The military uses them. So do aerial photographers and filmmakers. And this year they featured prominently in the Super Bowl halftime show. But will unmanned aircraft systems—more commonly known as drones—ever take over delivery of packages to our homes and businesses?
The TPB’s Freight Subcommittee recently learned more about how consumer demands for greater choices, lower prices, and fast and free delivery are changing the way businesses distribute their products. According to experts at the meeting, delivery by drones will indeed one day be ubiquitous, but rural areas are likely to see these services first, and the National Capital Region may be one of the last to see them, given federal airspace and other security restrictions.
Consumers are demanding individualized goods with fast and “free” delivery
At the recent meeting, freight expert Anne Strauss-Wieder, from the North Jersey Transportation Planning Authority, explained that consumers expect access to a wide variety of goods that are always in stock. The internet and smartphones give consumers access to every imaginable retailer and product and they will shop around until they find what they want.
With so much competition, if one online store doesn’t have an item, a consumer can usually find it somewhere else. Traditional retail stores have limited shelf space while online retailers can pull products from large warehouses with many times more products in stock. This enables an individualized shopping experience for each consumer.
Online shopping has also conditioned consumers to demand that these goods are delivered instantaneously and for free. Most online retailers offer some kind of free shipping but consumers can pay more to receive an item the next day. Consumers, armed with more information and more choices, can more easily pick and choose the online retailer that can provide exactly what they want, for the lowest price, and the fastest shipping options.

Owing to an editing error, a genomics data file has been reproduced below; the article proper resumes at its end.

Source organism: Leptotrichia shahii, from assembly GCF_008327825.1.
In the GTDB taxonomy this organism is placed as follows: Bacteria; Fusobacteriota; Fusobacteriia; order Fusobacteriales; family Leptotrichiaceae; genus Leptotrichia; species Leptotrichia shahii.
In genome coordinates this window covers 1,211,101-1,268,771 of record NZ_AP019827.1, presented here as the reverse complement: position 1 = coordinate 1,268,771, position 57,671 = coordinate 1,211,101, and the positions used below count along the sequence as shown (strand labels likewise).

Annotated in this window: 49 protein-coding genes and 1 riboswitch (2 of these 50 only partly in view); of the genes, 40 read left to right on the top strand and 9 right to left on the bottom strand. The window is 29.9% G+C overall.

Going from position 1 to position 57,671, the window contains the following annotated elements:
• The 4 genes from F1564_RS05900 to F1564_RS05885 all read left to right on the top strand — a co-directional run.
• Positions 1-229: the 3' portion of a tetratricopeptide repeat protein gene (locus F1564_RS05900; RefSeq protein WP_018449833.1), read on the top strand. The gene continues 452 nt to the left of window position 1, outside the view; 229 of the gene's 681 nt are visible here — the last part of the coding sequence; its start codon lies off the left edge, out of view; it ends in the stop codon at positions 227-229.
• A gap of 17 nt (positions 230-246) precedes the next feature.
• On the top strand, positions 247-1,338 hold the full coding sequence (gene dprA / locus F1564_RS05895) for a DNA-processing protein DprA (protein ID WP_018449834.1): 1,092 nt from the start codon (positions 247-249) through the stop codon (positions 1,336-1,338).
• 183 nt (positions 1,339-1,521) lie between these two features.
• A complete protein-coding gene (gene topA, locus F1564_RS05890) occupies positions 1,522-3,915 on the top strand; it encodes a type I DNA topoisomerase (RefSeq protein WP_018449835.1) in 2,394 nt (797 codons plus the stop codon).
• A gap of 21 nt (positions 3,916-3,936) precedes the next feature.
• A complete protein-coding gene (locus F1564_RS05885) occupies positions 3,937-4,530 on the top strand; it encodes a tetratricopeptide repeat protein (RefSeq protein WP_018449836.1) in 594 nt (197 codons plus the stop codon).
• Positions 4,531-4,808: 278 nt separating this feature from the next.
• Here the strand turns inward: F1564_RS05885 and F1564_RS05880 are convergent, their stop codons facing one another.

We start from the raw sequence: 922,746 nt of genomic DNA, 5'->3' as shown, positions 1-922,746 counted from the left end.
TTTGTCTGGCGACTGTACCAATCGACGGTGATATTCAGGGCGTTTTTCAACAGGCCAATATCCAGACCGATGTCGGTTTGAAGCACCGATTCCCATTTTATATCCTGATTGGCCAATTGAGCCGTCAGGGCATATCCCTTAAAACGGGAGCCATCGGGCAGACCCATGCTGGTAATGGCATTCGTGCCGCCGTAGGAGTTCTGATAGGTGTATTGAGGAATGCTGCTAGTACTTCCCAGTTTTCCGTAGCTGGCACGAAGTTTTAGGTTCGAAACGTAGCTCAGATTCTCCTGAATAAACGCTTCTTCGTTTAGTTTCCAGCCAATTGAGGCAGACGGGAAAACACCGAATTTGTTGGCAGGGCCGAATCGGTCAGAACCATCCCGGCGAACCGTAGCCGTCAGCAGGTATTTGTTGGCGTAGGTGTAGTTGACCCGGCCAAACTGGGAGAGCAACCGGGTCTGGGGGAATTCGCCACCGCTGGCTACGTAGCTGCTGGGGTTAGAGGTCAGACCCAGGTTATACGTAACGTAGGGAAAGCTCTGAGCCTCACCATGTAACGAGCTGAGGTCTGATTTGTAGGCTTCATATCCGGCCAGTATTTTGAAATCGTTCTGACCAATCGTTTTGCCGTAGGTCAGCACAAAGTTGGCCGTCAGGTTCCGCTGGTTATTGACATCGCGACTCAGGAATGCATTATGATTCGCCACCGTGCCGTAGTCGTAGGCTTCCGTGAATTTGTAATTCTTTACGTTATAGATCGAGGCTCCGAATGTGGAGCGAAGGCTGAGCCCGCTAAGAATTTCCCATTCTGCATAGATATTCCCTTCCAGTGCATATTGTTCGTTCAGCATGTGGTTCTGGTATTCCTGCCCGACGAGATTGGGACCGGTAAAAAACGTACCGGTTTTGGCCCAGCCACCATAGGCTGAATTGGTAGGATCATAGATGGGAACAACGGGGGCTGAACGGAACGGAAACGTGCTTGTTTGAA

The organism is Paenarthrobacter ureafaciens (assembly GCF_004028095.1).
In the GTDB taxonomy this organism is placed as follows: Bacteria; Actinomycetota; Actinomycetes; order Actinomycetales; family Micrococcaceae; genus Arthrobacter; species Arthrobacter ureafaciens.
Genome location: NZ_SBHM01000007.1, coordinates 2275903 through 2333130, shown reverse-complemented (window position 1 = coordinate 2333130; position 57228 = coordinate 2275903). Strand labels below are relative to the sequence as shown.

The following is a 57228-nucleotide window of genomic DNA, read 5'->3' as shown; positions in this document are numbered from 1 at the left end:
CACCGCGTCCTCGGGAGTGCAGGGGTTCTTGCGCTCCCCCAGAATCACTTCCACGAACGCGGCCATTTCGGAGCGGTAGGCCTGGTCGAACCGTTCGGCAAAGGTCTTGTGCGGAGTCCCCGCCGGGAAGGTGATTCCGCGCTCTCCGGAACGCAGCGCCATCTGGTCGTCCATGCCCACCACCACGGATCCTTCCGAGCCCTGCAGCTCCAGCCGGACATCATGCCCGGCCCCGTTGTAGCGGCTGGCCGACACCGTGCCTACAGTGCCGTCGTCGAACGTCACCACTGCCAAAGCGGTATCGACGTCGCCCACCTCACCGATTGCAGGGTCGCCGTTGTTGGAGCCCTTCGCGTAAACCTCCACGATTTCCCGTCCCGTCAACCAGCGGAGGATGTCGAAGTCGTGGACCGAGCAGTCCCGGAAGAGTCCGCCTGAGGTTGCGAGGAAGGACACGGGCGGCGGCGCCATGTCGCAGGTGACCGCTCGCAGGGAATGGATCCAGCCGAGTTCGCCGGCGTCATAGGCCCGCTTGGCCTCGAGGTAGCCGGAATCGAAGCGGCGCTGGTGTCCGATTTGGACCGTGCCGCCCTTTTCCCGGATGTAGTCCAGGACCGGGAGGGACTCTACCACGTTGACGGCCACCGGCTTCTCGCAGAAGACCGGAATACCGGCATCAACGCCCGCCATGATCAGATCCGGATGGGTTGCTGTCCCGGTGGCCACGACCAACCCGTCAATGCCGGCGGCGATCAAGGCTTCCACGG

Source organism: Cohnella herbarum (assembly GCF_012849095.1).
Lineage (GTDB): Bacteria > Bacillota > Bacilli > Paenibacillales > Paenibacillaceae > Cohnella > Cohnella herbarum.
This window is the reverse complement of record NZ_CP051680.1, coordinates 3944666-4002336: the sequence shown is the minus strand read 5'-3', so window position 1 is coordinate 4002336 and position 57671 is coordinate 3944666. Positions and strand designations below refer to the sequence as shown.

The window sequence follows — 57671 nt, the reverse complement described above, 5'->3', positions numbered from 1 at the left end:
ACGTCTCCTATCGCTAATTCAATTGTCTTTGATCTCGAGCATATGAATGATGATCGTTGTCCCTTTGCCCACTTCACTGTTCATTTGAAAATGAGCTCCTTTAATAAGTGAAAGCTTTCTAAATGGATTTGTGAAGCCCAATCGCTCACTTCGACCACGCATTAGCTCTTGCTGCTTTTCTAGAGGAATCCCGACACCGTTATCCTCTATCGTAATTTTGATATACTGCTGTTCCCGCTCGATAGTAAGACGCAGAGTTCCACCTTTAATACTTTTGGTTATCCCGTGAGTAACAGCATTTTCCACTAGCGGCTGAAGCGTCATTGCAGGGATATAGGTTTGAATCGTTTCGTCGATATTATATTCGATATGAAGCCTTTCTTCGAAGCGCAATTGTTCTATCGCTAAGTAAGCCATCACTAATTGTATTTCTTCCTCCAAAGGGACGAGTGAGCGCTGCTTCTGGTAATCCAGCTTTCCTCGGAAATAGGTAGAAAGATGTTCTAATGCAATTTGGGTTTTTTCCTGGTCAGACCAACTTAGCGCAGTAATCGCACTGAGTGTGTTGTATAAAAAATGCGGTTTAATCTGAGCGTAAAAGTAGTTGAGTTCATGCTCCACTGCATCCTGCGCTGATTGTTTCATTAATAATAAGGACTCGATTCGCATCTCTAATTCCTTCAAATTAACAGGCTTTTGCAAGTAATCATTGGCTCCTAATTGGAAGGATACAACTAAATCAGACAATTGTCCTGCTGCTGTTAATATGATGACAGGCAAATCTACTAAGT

Strauss-Weider explained that this demand for a more convenient way of shopping and a faster, cheaper, and more reliable delivery process is pushing suppliers to remake their businesses, from the way products are ordered to the way they are delivered.
Businesses are remaking their supply-chains
To meet these changing demands, retailers are remaking their entire supply-chains. Some of the resulting transformations are easy to see, like next-day (or even same-day!) delivery, the use of social media to market products and build demand, and the ability to have products delivered to any address.
Other transformations are occurring behind the scenes. Companies have begun to construct “fulfillment centers” focused on breaking apart large shipments and assembling items for delivery to individual customers. These facilities are more labor-intensive than their distribution-center cousins, which focus on moving large pallets of goods to retail outlets. These newer fulfillment centers need to be close to larger labor pools, and they need good access to a variety of transportation options, including transit services, so that those workers can get to work.